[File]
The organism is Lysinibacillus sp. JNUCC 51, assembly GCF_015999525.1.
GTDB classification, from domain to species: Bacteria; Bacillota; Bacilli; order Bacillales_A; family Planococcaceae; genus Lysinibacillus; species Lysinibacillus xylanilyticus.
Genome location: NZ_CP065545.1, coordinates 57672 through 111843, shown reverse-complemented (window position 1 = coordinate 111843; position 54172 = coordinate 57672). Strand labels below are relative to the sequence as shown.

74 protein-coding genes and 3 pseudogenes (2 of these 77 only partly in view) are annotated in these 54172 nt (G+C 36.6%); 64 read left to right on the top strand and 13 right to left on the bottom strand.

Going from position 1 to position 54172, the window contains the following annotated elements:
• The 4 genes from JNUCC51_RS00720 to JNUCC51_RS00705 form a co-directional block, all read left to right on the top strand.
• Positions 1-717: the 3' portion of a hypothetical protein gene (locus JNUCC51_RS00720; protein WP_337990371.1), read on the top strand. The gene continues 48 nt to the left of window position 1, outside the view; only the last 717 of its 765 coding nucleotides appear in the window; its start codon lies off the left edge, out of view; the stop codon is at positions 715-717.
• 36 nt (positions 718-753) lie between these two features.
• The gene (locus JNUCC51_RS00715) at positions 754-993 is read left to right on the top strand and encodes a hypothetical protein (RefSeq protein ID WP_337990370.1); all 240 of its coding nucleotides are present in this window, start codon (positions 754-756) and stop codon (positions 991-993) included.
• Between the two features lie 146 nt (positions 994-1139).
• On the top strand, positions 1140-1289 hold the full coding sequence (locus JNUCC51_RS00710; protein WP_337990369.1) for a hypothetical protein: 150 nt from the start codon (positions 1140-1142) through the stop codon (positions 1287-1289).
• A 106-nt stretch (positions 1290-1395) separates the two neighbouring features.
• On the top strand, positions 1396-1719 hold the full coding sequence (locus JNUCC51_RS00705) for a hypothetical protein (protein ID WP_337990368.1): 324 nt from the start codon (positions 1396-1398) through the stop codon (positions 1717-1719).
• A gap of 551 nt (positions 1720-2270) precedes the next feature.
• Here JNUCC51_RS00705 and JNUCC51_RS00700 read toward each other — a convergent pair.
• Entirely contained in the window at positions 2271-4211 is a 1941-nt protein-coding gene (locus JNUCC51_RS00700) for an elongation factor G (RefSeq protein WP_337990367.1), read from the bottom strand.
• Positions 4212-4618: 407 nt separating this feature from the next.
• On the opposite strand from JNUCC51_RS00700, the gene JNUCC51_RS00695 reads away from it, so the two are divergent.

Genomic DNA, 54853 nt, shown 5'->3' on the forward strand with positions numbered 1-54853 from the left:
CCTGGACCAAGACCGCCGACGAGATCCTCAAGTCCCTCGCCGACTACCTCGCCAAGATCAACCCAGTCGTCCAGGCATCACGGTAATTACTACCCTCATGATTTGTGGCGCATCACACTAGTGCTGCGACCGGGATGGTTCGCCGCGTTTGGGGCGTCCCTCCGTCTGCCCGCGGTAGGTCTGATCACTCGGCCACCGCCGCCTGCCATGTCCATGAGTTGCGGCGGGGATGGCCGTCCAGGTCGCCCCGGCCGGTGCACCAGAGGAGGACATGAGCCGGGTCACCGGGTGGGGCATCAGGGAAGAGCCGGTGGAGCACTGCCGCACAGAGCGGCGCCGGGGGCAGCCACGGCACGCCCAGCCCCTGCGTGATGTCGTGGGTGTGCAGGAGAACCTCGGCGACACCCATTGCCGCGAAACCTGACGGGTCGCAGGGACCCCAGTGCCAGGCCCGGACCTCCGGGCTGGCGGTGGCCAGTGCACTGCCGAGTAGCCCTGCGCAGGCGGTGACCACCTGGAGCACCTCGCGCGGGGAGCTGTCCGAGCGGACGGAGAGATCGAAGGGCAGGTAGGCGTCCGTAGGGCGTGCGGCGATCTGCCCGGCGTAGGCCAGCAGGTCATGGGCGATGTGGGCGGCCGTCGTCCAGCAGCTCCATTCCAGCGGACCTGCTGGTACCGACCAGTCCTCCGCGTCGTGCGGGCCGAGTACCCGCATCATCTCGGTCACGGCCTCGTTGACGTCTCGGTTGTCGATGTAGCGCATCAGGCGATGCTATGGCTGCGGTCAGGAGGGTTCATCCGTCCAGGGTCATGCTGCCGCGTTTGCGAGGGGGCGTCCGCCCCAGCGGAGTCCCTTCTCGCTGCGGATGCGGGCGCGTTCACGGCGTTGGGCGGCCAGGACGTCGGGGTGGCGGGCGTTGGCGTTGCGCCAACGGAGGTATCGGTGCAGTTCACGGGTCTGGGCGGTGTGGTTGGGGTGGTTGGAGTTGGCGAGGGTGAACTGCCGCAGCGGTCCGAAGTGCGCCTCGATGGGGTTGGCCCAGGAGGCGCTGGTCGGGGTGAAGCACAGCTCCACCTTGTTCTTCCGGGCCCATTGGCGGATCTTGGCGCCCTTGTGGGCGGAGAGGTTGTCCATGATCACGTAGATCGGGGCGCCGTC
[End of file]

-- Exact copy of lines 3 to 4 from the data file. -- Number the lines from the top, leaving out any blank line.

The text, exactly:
Genome location: NZ_CP065545.1, coordinates 57672 through 111843, shown reverse-complemented (window position 1 = coordinate 111843; position 54172 = coordinate 57672). Strand labels below are relative to the sequence as shown.

74 protein-coding genes and 3 pseudogenes (2 of these 77 only partly in view) are annotated in these 54172 nt (G+C 36.6%); 64 read left to right on the top strand and 13 right to left on the bottom strand.